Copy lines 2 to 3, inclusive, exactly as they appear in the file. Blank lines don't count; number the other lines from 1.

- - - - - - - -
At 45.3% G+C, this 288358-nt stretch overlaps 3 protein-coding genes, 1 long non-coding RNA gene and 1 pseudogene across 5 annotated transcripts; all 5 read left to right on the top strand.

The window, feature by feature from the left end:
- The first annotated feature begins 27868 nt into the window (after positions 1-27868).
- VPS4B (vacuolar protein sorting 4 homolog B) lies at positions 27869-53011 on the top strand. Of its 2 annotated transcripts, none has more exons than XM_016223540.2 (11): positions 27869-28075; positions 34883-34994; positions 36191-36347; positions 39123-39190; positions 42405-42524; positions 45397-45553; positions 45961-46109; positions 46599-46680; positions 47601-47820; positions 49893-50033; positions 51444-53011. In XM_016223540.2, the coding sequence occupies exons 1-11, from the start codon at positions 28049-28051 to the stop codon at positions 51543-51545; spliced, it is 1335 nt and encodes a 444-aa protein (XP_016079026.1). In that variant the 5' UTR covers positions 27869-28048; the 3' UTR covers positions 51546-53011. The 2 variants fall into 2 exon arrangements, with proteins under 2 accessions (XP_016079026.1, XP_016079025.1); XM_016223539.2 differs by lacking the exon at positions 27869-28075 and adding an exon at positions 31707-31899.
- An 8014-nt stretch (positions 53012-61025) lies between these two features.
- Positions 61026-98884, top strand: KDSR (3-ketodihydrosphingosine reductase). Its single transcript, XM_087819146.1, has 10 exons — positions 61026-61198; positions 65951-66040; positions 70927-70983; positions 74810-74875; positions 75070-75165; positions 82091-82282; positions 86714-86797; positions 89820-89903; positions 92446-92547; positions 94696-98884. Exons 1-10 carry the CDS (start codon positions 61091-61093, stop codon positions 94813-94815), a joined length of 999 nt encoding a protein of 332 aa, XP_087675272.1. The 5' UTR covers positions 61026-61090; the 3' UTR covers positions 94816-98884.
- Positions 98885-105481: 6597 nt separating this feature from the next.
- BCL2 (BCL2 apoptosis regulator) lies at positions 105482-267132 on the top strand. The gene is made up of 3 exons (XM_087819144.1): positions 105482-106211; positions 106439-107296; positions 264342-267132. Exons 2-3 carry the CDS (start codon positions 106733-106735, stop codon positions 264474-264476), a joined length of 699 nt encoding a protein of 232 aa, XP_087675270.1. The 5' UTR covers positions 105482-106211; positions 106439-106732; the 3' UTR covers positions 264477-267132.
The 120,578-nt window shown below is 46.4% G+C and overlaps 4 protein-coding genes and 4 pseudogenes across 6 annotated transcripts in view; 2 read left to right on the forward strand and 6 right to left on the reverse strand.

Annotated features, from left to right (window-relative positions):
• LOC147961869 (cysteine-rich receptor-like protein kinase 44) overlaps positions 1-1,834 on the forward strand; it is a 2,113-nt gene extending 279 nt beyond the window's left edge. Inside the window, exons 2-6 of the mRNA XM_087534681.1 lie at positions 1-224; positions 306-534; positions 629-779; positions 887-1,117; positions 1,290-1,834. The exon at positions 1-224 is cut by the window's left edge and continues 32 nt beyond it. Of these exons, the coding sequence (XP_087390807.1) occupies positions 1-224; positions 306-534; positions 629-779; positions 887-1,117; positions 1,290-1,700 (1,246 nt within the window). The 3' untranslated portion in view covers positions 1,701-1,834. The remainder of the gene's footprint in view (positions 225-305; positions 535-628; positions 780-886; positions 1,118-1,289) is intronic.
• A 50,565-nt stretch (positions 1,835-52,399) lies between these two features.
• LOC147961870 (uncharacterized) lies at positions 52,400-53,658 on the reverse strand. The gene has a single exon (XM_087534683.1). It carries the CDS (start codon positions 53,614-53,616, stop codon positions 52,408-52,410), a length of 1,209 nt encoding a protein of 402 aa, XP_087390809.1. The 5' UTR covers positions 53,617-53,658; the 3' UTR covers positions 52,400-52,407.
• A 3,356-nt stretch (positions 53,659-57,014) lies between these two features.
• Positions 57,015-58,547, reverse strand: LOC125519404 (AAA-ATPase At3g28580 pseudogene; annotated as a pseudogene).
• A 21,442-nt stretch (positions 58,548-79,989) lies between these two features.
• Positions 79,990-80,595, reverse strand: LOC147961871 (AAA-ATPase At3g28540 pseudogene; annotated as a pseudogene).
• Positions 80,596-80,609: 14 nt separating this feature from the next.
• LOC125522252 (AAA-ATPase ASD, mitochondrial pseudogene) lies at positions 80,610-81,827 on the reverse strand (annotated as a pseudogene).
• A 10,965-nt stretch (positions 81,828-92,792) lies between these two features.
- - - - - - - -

The window, feature by feature from the left end:
- The first annotated feature begins 27868 nt into the window (after positions 1-27868).